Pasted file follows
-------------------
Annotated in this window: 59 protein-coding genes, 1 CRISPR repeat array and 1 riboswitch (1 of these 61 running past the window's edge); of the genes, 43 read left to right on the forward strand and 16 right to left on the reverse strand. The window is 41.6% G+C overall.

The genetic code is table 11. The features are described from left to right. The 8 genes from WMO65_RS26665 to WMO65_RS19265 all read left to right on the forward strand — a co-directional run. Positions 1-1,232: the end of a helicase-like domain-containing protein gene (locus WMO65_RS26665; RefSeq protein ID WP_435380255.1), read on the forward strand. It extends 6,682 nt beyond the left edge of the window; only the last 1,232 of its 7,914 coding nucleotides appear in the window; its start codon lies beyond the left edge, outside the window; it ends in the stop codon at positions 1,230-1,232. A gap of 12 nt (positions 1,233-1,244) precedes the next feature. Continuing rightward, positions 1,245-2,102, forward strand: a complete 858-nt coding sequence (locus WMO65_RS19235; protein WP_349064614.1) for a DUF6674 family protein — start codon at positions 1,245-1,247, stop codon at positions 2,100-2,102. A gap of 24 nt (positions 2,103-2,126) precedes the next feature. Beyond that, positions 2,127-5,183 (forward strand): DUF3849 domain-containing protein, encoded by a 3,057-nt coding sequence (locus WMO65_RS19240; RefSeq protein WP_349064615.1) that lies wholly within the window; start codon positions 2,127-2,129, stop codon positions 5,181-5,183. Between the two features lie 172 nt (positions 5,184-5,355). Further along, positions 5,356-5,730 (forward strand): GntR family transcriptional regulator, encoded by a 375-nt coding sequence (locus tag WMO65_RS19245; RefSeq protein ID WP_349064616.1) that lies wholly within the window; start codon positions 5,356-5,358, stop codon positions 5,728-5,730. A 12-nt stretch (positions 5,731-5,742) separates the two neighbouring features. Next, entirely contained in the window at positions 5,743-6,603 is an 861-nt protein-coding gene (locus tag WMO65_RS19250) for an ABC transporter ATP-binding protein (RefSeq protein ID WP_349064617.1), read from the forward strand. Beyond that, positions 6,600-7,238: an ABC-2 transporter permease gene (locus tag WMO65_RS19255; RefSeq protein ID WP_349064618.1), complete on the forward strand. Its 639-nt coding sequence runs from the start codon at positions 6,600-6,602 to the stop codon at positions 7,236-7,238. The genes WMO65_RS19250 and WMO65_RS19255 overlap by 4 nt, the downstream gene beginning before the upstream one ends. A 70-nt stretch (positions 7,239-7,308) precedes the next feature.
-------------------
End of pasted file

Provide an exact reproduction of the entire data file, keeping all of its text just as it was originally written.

Annotated in this window: 59 protein-coding genes, 1 CRISPR repeat array and 1 riboswitch (1 of these 61 running past the window's edge); of the genes, 43 read left to right on the forward strand and 16 right to left on the reverse strand. The window is 41.6% G+C overall.

The genetic code is table 11. The features are described from left to right. The 8 genes from WMO65_RS26665 to WMO65_RS19265 all read left to right on the forward strand — a co-directional run. Positions 1-1,232: the end of a helicase-like domain-containing protein gene (locus WMO65_RS26665; RefSeq protein ID WP_435380255.1), read on the forward strand. It extends 6,682 nt beyond the left edge of the window; only the last 1,232 of its 7,914 coding nucleotides appear in the window; its start codon lies beyond the left edge, outside the window; it ends in the stop codon at positions 1,230-1,232. A gap of 12 nt (positions 1,233-1,244) precedes the next feature. Continuing rightward, positions 1,245-2,102, forward strand: a complete 858-nt coding sequence (locus WMO65_RS19235; protein WP_349064614.1) for a DUF6674 family protein — start codon at positions 1,245-1,247, stop codon at positions 2,100-2,102. A gap of 24 nt (positions 2,103-2,126) precedes the next feature. Beyond that, positions 2,127-5,183 (forward strand): DUF3849 domain-containing protein, encoded by a 3,057-nt coding sequence (locus WMO65_RS19240; RefSeq protein WP_349064615.1) that lies wholly within the window; start codon positions 2,127-2,129, stop codon positions 5,181-5,183. Between the two features lie 172 nt (positions 5,184-5,355). Further along, positions 5,356-5,730 (forward strand): GntR family transcriptional regulator, encoded by a 375-nt coding sequence (locus tag WMO65_RS19245; RefSeq protein ID WP_349064616.1) that lies wholly within the window; start codon positions 5,356-5,358, stop codon positions 5,728-5,730. A 12-nt stretch (positions 5,731-5,742) separates the two neighbouring features. Next, entirely contained in the window at positions 5,743-6,603 is an 861-nt protein-coding gene (locus tag WMO65_RS19250) for an ABC transporter ATP-binding protein (RefSeq protein ID WP_349064617.1), read from the forward strand. Beyond that, positions 6,600-7,238: an ABC-2 transporter permease gene (locus tag WMO65_RS19255; RefSeq protein ID WP_349064618.1), complete on the forward strand. Its 639-nt coding sequence runs from the start codon at positions 6,600-6,602 to the stop codon at positions 7,236-7,238. The genes WMO65_RS19250 and WMO65_RS19255 overlap by 4 nt, the downstream gene beginning before the upstream one ends. A 70-nt stretch (positions 7,239-7,308) precedes the next feature.